Use the locator information found in the index (such as name of court, page, entry, or certificate number) to locate your ancestors in the records. Compare the information in the record to what you already know about your ancestors to determine if this is the correct person. You may need to compare the information of more than one person to make this determination.  
  
When you have located your ancestor’s record, carefully evaluate each piece of information given. These pieces of information may give you new biographical details that can lead you to other records about your ancestors. Add this new information to your records of each family. For example:
+
When you have located your ancestor’s record, carefully evaluate each piece of information given. These pieces of information may give you new biographical details that can lead you to other records about your ancestors. Add this new information to your records of each family.  
  
Use naturalization records to:  
+
For example, you can&nbsp;use naturalization records to:  
  
 
*Learn an immigrant’s place of origin  
 
*Learn an immigrant’s place of origin  
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*Search the indexes of nearby counties.
 
*Search the indexes of nearby counties.
  
== Record History  ==
+
== Related Websites ==
 
+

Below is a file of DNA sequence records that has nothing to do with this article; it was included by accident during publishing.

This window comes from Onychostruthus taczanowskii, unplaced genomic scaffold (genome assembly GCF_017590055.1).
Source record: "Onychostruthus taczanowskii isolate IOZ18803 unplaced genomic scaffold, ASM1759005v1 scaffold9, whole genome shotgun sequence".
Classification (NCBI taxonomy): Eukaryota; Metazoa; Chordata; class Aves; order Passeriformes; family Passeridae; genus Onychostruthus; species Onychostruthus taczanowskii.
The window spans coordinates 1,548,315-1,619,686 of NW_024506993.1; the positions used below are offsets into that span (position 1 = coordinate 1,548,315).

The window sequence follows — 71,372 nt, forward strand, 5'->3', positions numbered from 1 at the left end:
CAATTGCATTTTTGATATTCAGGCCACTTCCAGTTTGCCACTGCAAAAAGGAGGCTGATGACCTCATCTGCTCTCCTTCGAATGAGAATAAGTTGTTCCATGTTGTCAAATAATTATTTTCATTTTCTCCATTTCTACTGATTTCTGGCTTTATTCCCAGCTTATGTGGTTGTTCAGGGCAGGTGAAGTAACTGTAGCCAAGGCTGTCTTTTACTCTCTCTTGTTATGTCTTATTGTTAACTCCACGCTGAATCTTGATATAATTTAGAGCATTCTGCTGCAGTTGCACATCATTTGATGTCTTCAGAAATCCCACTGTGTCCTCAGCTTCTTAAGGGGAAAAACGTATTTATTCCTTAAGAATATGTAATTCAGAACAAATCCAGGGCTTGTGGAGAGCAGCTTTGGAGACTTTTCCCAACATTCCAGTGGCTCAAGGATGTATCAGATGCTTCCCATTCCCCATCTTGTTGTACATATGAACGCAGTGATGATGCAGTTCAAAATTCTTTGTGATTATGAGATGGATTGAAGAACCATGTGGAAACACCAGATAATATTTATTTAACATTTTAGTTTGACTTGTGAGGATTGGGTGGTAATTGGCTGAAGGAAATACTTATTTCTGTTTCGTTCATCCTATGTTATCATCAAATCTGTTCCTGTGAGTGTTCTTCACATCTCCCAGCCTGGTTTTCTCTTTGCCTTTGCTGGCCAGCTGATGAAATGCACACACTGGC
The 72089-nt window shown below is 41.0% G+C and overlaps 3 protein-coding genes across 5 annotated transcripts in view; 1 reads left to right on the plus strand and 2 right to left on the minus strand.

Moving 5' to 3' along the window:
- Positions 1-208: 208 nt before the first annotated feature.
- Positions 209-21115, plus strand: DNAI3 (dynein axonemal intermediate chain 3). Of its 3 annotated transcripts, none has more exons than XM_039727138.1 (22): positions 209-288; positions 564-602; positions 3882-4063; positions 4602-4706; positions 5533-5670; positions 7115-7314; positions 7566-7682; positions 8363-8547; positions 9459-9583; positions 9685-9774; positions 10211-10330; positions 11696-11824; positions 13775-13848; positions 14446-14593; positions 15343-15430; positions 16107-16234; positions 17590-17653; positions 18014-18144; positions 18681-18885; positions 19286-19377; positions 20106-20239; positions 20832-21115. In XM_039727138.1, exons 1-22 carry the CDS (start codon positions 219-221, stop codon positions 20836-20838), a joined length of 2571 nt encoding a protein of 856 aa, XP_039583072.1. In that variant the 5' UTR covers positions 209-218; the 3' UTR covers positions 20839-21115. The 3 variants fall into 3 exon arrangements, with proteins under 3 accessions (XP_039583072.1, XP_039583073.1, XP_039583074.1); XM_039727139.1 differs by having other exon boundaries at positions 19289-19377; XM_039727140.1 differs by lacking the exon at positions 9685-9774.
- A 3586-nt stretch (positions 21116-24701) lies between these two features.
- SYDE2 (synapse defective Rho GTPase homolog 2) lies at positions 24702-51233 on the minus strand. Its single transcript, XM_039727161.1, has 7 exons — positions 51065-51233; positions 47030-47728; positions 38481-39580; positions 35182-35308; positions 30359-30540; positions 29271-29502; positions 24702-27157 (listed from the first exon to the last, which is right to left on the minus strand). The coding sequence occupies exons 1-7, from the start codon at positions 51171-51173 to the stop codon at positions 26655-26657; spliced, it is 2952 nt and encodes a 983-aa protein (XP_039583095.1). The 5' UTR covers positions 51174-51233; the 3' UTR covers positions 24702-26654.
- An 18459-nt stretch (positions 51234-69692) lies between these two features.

The first naturalization act was passed in 1802. Immigrants to the United States were not required to apply for citizenship. Of those who did apply, many did not complete the requirements for citizenship.
+
 
+
Naturalization to become a U.S. citizen was a two-part process: the Declaration of Intent to Naturalize, or First Papers, and the Naturalization Record (including the Naturalization Petition), or Final Papers. The First Papers were normally filed five years before the Final Papers because of the five-year residency requirement to become a citizen.
+
 
+
No centralized files existed before 1906. In 1906 federal forms replaced the various formats that had been used by the various courts. Copies were sent to the Immigration and Naturalization Service (INS), creating a central file for naturalization papers. The INS is now known as the U.S. Citizenship and Immigration Services (USCIS).
+
 
+
Naturalization records are generally well preserved, but some records may have been lost to fire or other disasters.
+
 
+
=== Why this Record Was Created  ===
+
 
+